(EAG-153: displacement 18,000 (f.); length 563'; beam 76'; draft 26'; speed 20 k.; complement 214; class Compass Island)
An island in Penobscot Bay off the coast of Maine.
Compass Island (EAG-153) was launched 24 October 1953 as Garden Mariner by New York Shipbuilding Corp., Camden, N.J.; sponsored by Mrs. H. A. Smith; acquired by the Navy 29 March 1956; and commissioned 3 December 1956, Commander J. A. Dare in command.
The first mission of Compass Island was to assist in the development and evaluation of a navigation system independent of shore-based and celestial aids, a necessary adjunct of the ballistic missile program. She operated along the eastern seaboard testing equipment and training personnel until 13 March 1958 when she sailed from New York for experiments in the Mediterranean, returning to New York 17 April to resume her east coast operations. A dramatic example of her work was provided when Nautilus (SSN-571), using the Shipboard Inertial Navigational System tested by Compass Island, made a submerged cruise beneath the Arctic ice pack touching exactly at the North Pole 3 August 1958. On 10 September 1958 Compass Island entered New York Naval Shipyard for overhaul and installation of additional navigational equipment to be tested. With this new equipment, she continued her east coast and Caribbean cruising through 1960.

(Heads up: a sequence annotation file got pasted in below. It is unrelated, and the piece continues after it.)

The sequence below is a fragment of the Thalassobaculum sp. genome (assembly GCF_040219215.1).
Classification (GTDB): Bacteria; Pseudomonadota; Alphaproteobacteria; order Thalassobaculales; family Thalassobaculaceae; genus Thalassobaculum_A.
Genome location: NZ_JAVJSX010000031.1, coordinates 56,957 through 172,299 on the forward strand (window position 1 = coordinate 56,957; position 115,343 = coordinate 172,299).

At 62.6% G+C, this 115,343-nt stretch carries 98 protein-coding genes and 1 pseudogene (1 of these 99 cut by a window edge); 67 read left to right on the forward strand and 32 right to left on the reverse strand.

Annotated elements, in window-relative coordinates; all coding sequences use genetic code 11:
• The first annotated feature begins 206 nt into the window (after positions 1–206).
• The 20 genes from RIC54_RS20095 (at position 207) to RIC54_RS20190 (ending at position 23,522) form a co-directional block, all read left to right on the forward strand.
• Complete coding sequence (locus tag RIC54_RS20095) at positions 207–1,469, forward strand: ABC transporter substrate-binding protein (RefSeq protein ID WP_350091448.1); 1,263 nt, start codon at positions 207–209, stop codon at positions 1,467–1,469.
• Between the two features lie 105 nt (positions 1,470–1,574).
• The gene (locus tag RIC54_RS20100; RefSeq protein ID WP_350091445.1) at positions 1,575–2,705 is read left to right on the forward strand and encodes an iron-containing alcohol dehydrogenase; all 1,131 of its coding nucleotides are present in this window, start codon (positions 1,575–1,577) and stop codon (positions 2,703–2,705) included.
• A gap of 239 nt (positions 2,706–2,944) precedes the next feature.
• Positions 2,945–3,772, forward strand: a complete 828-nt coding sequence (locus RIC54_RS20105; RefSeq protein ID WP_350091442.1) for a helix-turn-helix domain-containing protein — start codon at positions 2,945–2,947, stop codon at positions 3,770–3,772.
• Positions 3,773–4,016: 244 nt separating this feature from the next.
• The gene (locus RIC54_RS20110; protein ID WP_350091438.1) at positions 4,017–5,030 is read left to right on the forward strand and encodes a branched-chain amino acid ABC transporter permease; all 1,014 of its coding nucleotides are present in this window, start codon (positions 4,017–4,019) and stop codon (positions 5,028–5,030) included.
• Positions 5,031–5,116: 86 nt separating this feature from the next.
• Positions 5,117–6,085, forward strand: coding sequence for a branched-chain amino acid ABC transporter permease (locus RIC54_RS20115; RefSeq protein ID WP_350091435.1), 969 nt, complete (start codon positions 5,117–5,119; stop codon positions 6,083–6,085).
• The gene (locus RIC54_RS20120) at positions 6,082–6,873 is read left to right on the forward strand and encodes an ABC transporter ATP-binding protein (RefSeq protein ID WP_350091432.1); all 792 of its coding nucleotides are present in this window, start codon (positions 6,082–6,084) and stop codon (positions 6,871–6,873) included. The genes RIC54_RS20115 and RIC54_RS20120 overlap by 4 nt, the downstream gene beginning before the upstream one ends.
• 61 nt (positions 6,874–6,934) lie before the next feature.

Compass Island was decommissioned on 1 May 1980 and entered the James River Reserve Fleet on 4 September 1980. The Navy withdrew her from the reserve fleet on 17 November 1981 for stripping, then returned her to MARAD oversight on 15 July 1982 to be held for "Special Purpose." The ship was stricken from the Naval Vessel Register on 31 March 1986, and returned to MARAD as part of the James River Reserve Fleet on 4 September 1989. In 2003, the ship was slated to be scrapped by Able UK.